Next Gen Grilling – A Saucy Proposition

BBQ Grilling

Get Ready for BBQ Season

With the warmer spring weather comes one of my favourite seasons – barbecuing! There is nothing better than hot off the grill meats and veggies with that smoky aroma and allure of cooking with fire.  

While only a small portion of us use our BBQ’s weekly, we are now grilling three times more than our grandparents. And barbecuing is still among our favourite ways to headline an outdoor party. When entertaining, we are looking to go beyond basic burgers and brats, looking to healthier and more sophisticated options, including fish, vegetables and even fruits.  

We also have some saucy ideas about how to spice things up with new techniques to flavour grilled foods. Marinades have long served a functional value in cooking meat (containing acidic ingredients, such as vinegar or lemon), to break down proteins and tenderize the meat. But now they are also highly prized for adding great new flavours and even serving as a dipping sauce on the side. According to Elizabeth Karmel author of Soaked, Slathered, and Seasoned: A Complete Guide to Flavouring Food for the Grillthe key to “next level grilling” is thinking beyond a simple marinade as a “flavour accessory.” Karmel groups flavour accessories into four groups: Marinades, Rubs, Mop Sauces and Barbecue Sauces.  

Whatever your preferred cut of meat or grilled veggie is this season, add your own flare it and impress the neighbourhood with the aroma of goodness…just watch your eyebrows in the process!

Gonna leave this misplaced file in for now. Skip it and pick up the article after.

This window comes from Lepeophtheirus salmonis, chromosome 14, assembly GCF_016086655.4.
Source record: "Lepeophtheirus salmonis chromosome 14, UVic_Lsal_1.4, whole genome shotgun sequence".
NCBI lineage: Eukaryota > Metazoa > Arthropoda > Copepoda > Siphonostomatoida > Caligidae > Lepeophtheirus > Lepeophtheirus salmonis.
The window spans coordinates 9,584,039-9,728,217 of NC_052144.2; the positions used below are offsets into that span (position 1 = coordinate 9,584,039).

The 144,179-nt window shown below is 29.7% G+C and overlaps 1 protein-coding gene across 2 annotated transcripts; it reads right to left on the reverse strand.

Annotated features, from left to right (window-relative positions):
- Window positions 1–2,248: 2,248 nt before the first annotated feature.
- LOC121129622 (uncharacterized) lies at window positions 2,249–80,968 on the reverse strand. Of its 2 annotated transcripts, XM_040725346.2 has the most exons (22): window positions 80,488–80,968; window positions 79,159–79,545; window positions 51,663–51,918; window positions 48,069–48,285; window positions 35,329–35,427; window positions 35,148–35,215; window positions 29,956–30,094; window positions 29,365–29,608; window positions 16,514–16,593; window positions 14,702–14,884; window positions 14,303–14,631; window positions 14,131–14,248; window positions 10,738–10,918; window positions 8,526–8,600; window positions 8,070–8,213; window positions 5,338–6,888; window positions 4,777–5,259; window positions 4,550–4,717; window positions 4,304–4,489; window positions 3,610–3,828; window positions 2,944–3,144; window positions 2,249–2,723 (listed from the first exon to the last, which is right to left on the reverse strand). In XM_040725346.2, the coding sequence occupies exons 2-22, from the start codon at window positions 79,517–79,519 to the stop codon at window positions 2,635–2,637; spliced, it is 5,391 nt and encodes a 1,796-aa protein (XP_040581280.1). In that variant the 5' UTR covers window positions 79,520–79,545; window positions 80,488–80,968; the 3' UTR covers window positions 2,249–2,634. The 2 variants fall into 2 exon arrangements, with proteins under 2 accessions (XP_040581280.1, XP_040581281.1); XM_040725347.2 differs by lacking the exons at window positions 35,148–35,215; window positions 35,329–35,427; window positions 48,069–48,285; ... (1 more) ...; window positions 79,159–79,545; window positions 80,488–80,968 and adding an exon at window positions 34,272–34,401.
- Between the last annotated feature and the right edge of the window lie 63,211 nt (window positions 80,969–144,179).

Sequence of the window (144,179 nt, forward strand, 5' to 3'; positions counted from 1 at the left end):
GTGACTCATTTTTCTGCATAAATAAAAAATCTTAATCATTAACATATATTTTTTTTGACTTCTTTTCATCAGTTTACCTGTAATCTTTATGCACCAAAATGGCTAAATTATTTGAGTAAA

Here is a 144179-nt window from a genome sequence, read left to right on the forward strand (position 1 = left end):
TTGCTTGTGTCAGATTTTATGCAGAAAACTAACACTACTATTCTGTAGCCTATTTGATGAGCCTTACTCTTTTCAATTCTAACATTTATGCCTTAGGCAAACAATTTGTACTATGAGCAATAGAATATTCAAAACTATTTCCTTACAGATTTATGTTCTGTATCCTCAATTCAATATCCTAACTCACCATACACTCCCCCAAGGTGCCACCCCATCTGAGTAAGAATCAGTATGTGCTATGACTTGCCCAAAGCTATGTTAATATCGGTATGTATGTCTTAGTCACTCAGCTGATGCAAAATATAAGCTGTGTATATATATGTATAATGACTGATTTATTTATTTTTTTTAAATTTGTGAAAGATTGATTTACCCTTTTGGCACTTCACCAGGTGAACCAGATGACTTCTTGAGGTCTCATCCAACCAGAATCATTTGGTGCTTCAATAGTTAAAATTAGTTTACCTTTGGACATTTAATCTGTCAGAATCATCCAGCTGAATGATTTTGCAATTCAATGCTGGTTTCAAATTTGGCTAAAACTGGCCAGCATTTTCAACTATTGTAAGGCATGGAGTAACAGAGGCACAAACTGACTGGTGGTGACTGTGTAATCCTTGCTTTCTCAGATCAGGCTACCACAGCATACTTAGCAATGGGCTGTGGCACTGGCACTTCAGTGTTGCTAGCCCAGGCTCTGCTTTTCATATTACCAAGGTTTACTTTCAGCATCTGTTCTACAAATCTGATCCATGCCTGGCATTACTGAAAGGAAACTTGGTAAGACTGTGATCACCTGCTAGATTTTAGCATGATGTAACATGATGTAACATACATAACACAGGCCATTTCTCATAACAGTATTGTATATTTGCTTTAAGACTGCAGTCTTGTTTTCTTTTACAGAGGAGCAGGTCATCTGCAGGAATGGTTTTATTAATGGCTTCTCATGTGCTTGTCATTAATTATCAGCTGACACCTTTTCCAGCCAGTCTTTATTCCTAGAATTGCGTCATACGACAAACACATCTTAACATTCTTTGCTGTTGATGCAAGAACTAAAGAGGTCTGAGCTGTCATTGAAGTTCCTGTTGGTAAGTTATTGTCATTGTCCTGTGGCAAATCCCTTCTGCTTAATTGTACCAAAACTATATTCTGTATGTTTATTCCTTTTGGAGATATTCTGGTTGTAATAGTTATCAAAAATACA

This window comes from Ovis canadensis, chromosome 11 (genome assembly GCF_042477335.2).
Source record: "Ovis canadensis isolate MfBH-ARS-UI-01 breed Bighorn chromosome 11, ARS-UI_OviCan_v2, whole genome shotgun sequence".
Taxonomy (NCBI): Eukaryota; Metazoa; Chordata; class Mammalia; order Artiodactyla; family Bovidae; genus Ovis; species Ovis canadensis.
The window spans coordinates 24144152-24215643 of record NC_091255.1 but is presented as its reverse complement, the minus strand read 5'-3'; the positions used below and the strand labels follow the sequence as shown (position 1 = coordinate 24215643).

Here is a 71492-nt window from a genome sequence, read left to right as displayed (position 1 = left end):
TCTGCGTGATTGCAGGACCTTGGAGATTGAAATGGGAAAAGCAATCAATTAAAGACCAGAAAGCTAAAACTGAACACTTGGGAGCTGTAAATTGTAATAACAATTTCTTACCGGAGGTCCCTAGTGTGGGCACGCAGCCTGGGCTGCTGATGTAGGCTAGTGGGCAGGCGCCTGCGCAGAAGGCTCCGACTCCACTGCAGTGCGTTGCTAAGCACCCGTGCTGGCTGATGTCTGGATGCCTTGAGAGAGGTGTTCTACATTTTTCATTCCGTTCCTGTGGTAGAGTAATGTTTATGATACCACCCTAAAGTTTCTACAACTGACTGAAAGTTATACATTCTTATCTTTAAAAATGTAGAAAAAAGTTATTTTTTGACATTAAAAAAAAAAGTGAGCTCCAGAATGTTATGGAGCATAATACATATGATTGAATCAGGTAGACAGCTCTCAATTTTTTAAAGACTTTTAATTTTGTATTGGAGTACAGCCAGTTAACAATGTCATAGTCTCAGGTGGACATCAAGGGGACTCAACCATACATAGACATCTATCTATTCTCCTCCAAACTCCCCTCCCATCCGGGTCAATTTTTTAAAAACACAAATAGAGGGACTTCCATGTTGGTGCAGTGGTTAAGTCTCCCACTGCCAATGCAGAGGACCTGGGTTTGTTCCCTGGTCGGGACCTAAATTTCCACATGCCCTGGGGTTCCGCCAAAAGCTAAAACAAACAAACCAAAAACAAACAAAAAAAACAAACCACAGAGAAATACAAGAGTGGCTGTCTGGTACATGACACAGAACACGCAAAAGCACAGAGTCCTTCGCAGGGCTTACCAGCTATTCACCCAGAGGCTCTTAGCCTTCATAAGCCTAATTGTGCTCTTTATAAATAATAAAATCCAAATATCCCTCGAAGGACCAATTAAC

Guide to Flavour Accessories 

BBQ SauceMarinades are a liquid mix of fats (oil) and acid, used to flavour and tenderize the meat. They are best with leaner or blander foods, such as chicken breast, pork chops and veggies. 

Rubs are typically a powder or paste containing herbs and spices that form a crust on the food. They are best with fattier meats such as pork, lamb and salmon. 

Mop Sauces are liquid and contain ingredients like tomato sauce and beer. They add moisture during low heat, slow cooking and they work best with tougher cuts of meat, including ribs and brisket. 

Barbecue sauces are a thicker liquid that often has some sweetness. They add flavour and a caramelized coating and work well on most anything. 


Written by Mike Cunningham, Marketing Insights Team Lead at Tree of Life Canada



Soaked, Slathered and Seasoned: A Complete Guide to Flavouring Food for the Grill, by Elizabeth Karmel; in Rubs and Sauces, 

Weber Grill Watch Survey 2018, 

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